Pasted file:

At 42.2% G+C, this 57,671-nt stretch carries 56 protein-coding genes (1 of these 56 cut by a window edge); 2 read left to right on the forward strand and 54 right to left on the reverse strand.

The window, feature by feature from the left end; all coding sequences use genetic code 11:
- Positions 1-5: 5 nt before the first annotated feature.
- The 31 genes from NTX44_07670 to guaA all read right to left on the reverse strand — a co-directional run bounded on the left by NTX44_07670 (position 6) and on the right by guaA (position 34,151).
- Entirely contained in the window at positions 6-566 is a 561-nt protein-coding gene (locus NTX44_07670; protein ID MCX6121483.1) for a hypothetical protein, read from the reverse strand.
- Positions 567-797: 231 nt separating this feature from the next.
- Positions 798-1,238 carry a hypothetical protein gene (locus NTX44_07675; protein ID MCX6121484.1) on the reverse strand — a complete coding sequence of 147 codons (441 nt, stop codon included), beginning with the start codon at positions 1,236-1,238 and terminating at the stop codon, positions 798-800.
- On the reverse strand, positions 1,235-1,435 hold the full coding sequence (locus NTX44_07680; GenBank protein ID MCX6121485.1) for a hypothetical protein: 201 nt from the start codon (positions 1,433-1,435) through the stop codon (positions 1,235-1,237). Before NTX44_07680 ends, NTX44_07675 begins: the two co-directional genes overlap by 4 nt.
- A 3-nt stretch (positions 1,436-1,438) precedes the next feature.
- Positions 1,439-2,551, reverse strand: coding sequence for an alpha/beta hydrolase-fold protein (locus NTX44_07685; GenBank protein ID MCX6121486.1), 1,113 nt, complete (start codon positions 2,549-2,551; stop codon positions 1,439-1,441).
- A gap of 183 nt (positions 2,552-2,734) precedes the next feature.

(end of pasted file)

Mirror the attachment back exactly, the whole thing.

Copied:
At 42.2% G+C, this 57,671-nt stretch carries 56 protein-coding genes (1 of these 56 cut by a window edge); 2 read left to right on the forward strand and 54 right to left on the reverse strand.

The window, feature by feature from the left end; all coding sequences use genetic code 11:
- Positions 1-5: 5 nt before the first annotated feature.
- The 31 genes from NTX44_07670 to guaA all read right to left on the reverse strand — a co-directional run bounded on the left by NTX44_07670 (position 6) and on the right by guaA (position 34,151).
- Entirely contained in the window at positions 6-566 is a 561-nt protein-coding gene (locus NTX44_07670; protein ID MCX6121483.1) for a hypothetical protein, read from the reverse strand.
- Positions 567-797: 231 nt separating this feature from the next.
- Positions 798-1,238 carry a hypothetical protein gene (locus NTX44_07675; protein ID MCX6121484.1) on the reverse strand — a complete coding sequence of 147 codons (441 nt, stop codon included), beginning with the start codon at positions 1,236-1,238 and terminating at the stop codon, positions 798-800.
- On the reverse strand, positions 1,235-1,435 hold the full coding sequence (locus NTX44_07680; GenBank protein ID MCX6121485.1) for a hypothetical protein: 201 nt from the start codon (positions 1,433-1,435) through the stop codon (positions 1,235-1,237). Before NTX44_07680 ends, NTX44_07675 begins: the two co-directional genes overlap by 4 nt.
- A 3-nt stretch (positions 1,436-1,438) precedes the next feature.
- Positions 1,439-2,551, reverse strand: coding sequence for an alpha/beta hydrolase-fold protein (locus NTX44_07685; GenBank protein ID MCX6121486.1), 1,113 nt, complete (start codon positions 2,549-2,551; stop codon positions 1,439-1,441).
- A gap of 183 nt (positions 2,552-2,734) precedes the next feature.